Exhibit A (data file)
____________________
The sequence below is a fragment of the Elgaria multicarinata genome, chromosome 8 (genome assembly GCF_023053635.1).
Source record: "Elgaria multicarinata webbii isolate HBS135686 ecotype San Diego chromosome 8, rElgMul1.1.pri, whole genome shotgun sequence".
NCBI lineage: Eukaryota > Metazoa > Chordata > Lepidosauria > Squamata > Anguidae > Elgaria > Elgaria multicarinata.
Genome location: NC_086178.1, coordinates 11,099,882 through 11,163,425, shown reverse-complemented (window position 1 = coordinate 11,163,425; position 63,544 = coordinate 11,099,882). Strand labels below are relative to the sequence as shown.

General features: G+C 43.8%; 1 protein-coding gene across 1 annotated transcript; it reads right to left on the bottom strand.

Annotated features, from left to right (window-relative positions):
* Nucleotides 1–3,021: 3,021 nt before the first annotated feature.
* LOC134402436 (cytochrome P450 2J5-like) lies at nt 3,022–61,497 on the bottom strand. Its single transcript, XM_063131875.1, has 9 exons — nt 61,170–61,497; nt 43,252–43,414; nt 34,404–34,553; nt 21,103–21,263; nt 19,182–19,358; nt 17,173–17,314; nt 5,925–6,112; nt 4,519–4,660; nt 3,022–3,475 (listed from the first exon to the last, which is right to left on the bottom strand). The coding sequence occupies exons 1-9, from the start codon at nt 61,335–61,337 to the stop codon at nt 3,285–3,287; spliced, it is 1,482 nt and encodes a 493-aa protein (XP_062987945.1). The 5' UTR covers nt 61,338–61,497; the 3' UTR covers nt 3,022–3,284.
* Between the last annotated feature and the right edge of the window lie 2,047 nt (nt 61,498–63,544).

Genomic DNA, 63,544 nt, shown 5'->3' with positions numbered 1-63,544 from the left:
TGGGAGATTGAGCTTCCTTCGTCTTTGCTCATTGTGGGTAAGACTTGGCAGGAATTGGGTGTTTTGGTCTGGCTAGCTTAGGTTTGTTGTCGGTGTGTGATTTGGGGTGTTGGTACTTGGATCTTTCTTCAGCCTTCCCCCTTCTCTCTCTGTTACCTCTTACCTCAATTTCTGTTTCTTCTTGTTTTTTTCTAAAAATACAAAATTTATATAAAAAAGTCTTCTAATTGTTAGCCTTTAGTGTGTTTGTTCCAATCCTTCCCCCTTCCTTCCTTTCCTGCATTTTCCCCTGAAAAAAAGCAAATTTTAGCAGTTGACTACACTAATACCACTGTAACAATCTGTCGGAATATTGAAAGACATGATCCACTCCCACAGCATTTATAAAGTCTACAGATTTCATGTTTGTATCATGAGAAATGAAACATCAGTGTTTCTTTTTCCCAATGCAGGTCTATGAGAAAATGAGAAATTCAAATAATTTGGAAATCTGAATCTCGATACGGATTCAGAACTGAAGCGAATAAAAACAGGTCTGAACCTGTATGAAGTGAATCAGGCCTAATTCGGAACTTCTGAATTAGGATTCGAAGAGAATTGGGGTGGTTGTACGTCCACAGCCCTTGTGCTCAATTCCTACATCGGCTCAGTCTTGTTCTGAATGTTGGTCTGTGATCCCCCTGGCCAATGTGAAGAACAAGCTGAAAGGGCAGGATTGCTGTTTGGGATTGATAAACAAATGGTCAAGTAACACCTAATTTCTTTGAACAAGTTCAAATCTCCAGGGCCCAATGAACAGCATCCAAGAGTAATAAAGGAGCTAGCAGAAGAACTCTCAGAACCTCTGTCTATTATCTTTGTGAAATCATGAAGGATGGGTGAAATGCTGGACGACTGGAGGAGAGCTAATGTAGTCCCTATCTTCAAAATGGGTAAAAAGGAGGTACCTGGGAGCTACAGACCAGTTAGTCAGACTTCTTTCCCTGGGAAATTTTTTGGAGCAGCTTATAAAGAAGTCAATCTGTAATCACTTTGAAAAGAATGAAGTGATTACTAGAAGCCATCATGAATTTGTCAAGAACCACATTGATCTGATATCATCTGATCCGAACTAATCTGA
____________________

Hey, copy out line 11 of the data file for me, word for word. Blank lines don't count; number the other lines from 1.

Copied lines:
TGGGAGATTGAGCTTCCTTCGTCTTTGCTCATTGTGGGTAAGACTTGGCAGGAATTGGGTGTTTTGGTCTGGCTAGCTTAGGTTTGTTGTCGGTGTGTGATTTGGGGTGTTGGTACTTGGATCTTTCTTCAGCCTTCCCCCTTCTCTCTCTGTTACCTCTTACCTCAATTTCTGTTTCTTCTTGTTTTTTTCTAAAAATACAAAATTTATATAAAAAAGTCTTCTAATTGTTAGCCTTTAGTGTGTTTGTTCCAATCCTTCCCCCTTCCTTCCTTTCCTGCATTTTCCCCTGAAAAAAAGCAAATTTTAGCAGTTGACTACACTAATACCACTGTAACAATCTGTCGGAATATTGAAAGACATGATCCACTCCCACAGCATTTATAAAGTCTACAGATTTCATGTTTGTATCATGAGAAATGAAACATCAGTGTTTCTTTTTCCCAATGCAGGTCTATGAGAAAATGAGAAATTCAAATAATTTGGAAATCTGAATCTCGATACGGATTCAGAACTGAAGCGAATAAAAACAGGTCTGAACCTGTATGAAGTGAATCAGGCCTAATTCGGAACTTCTGAATTAGGATTCGAAGAGAATTGGGGTGGTTGTACGTCCACAGCCCTTGTGCTCAATTCCTACATCGGCTCAGTCTTGTTCTGAATGTTGGTCTGTGATCCCCCTGGCCAATGTGAAGAACAAGCTGAAAGGGCAGGATTGCTGTTTGGGATTGATAAACAAATGGTCAAGTAACACCTAATTTCTTTGAACAAGTTCAAATCTCCAGGGCCCAATGAACAGCATCCAAGAGTAATAAAGGAGCTAGCAGAAGAACTCTCAGAACCTCTGTCTATTATCTTTGTGAAATCATGAAGGATGGGTGAAATGCTGGACGACTGGAGGAGAGCTAATGTAGTCCCTATCTTCAAAATGGGTAAAAAGGAGGTACCTGGGAGCTACAGACCAGTTAGTCAGACTTCTTTCCCTGGGAAATTTTTTGGAGCAGCTTATAAAGAAGTCAATCTGTAATCACTTTGAAAAGAATGAAGTGATTACTAGAAGCCATCATGAATTTGTCAAGAACCACATTGATCTGATATCATCTGATCCGAACTAATCTGA